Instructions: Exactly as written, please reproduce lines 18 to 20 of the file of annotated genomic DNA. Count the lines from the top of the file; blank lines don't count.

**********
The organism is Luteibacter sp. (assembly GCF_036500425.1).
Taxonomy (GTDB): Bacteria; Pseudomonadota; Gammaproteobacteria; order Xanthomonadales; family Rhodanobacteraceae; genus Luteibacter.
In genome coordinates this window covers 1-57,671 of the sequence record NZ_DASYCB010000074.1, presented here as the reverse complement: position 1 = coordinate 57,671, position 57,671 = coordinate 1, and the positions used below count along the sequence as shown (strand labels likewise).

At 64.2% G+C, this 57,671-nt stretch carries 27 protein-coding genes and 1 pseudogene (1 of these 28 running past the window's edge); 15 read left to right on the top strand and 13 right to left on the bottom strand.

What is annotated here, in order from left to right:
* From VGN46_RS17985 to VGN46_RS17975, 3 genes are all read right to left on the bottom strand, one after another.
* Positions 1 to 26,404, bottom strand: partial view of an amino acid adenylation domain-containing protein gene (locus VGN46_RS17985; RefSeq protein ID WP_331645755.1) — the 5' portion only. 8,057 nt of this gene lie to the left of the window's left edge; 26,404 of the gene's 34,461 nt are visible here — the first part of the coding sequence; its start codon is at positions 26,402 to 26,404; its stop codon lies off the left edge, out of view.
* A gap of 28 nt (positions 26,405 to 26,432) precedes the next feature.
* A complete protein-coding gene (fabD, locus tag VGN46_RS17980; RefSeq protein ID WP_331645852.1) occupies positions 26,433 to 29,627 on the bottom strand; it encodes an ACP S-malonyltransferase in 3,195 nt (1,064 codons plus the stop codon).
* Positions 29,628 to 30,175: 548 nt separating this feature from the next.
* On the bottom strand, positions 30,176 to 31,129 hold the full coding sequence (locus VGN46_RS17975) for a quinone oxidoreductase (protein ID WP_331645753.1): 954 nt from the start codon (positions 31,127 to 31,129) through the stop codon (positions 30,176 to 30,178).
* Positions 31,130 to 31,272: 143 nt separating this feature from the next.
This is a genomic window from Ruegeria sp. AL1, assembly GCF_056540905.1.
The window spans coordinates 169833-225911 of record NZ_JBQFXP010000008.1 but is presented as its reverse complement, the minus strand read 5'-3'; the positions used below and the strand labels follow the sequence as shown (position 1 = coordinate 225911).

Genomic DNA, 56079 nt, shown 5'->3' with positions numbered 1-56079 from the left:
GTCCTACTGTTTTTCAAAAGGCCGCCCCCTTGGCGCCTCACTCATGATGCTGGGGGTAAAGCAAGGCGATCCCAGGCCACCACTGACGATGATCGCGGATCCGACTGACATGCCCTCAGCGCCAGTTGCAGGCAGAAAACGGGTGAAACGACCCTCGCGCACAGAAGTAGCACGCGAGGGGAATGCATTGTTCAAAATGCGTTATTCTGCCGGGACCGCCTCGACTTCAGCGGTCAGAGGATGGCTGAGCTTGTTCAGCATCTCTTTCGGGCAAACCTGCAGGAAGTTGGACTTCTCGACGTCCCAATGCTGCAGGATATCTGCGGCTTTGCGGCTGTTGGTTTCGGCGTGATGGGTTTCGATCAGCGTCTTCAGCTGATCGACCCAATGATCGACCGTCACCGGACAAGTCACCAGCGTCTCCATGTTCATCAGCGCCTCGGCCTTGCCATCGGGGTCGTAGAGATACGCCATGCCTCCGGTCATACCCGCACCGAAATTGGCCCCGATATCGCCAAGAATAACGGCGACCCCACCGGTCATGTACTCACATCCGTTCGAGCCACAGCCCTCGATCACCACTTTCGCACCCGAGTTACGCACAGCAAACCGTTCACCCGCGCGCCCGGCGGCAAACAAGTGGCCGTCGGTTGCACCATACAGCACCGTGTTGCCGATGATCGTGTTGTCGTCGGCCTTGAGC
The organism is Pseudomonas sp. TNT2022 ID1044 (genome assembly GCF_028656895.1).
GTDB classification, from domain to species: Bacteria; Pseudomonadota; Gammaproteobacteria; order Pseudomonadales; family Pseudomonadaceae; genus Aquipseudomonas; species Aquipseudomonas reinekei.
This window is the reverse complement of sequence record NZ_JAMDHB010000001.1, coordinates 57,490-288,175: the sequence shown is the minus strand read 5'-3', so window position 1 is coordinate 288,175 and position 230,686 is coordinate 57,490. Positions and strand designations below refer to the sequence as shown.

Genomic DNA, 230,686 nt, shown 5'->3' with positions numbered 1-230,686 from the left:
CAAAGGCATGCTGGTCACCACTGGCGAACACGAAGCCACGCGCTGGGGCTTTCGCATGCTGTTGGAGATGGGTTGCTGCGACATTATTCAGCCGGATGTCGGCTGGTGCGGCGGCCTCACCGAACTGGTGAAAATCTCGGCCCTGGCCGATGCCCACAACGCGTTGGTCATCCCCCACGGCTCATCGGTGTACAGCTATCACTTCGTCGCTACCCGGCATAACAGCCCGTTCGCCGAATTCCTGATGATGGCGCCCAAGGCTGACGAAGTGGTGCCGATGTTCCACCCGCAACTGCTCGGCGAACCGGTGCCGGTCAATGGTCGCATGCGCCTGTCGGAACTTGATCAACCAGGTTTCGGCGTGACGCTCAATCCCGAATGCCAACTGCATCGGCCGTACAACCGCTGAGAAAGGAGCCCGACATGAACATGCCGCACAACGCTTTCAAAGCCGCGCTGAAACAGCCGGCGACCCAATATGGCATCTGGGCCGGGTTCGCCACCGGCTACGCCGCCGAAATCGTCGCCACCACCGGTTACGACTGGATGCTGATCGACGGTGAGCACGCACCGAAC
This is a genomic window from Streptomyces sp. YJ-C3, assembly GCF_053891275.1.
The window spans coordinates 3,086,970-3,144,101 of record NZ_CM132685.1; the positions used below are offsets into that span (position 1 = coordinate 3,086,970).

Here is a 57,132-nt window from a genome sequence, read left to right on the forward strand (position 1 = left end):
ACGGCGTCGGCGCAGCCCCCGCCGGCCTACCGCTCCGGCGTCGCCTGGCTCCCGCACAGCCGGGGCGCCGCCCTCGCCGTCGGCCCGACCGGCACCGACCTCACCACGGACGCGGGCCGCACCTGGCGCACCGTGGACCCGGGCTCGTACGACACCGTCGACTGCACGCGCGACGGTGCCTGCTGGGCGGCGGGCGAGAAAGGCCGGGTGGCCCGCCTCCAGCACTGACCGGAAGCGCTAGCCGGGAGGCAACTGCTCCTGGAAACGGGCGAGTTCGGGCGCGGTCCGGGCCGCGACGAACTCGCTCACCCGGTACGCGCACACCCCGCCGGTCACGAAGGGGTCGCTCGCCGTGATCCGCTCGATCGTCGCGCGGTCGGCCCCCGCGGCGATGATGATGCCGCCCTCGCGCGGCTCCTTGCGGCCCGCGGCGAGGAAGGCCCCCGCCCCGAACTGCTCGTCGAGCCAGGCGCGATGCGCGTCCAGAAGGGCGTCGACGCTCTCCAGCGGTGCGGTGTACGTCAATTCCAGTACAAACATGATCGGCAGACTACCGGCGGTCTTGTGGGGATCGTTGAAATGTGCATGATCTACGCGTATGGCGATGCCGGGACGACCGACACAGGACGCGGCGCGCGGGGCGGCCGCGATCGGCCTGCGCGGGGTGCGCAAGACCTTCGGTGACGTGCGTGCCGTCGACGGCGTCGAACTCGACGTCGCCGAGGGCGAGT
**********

GTDB classification, from domain to species: Bacteria; Pseudomonadota; Gammaproteobacteria; order Pseudomonadales; family Pseudomonadaceae; genus Aquipseudomonas; species Aquipseudomonas reinekei.
This window is the reverse complement of sequence record NZ_JAMDHB010000001.1, coordinates 57,490-288,175: the sequence shown is the minus strand read 5'-3', so window position 1 is coordinate 288,175 and position 230,686 is coordinate 57,490. Positions and strand designations below refer to the sequence as shown.

Genomic DNA, 230,686 nt, shown 5'->3' with positions numbered 1-230,686 from the left: